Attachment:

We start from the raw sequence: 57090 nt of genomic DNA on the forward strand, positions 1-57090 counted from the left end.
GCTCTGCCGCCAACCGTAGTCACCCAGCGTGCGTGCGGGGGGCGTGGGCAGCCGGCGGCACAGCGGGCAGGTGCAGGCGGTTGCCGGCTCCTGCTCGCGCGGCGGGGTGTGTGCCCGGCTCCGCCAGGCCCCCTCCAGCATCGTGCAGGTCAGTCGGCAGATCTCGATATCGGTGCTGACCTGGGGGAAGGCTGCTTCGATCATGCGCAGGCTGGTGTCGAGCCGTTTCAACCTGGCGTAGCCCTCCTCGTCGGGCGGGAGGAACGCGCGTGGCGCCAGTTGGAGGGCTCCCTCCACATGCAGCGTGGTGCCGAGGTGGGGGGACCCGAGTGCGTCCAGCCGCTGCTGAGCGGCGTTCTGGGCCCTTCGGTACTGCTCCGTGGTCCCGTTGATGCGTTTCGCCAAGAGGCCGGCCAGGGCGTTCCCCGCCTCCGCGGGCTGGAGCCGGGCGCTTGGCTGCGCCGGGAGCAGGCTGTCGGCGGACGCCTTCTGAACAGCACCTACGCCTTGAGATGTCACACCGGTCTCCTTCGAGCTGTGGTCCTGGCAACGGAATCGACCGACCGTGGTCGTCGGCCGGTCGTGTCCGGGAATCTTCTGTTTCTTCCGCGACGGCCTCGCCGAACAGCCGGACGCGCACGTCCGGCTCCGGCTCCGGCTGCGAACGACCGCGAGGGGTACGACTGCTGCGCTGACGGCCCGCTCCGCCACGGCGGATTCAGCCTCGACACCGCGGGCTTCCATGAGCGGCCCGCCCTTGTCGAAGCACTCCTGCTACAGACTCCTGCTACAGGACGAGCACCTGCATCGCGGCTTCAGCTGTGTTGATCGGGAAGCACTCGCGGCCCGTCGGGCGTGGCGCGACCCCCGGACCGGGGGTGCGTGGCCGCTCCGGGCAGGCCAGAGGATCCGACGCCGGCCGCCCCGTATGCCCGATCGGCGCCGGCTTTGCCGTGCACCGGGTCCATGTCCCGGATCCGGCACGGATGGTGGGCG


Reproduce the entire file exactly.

We start from the raw sequence: 57090 nt of genomic DNA on the forward strand, positions 1-57090 counted from the left end.
GCTCTGCCGCCAACCGTAGTCACCCAGCGTGCGTGCGGGGGGCGTGGGCAGCCGGCGGCACAGCGGGCAGGTGCAGGCGGTTGCCGGCTCCTGCTCGCGCGGCGGGGTGTGTGCCCGGCTCCGCCAGGCCCCCTCCAGCATCGTGCAGGTCAGTCGGCAGATCTCGATATCGGTGCTGACCTGGGGGAAGGCTGCTTCGATCATGCGCAGGCTGGTGTCGAGCCGTTTCAACCTGGCGTAGCCCTCCTCGTCGGGCGGGAGGAACGCGCGTGGCGCCAGTTGGAGGGCTCCCTCCACATGCAGCGTGGTGCCGAGGTGGGGGGACCCGAGTGCGTCCAGCCGCTGCTGAGCGGCGTTCTGGGCCCTTCGGTACTGCTCCGTGGTCCCGTTGATGCGTTTCGCCAAGAGGCCGGCCAGGGCGTTCCCCGCCTCCGCGGGCTGGAGCCGGGCGCTTGGCTGCGCCGGGAGCAGGCTGTCGGCGGACGCCTTCTGAACAGCACCTACGCCTTGAGATGTCACACCGGTCTCCTTCGAGCTGTGGTCCTGGCAACGGAATCGACCGACCGTGGTCGTCGGCCGGTCGTGTCCGGGAATCTTCTGTTTCTTCCGCGACGGCCTCGCCGAACAGCCGGACGCGCACGTCCGGCTCCGGCTCCGGCTGCGAACGACCGCGAGGGGTACGACTGCTGCGCTGACGGCCCGCTCCGCCACGGCGGATTCAGCCTCGACACCGCGGGCTTCCATGAGCGGCCCGCCCTTGTCGAAGCACTCCTGCTACAGACTCCTGCTACAGGACGAGCACCTGCATCGCGGCTTCAGCTGTGTTGATCGGGAAGCACTCGCGGCCCGTCGGGCGTGGCGCGACCCCCGGACCGGGGGTGCGTGGCCGCTCCGGGCAGGCCAGAGGATCCGACGCCGGCCGCCCCGTATGCCCGATCGGCGCCGGCTTTGCCGTGCACCGGGTCCATGTCCCGGATCCGGCACGGATGGTGGGCG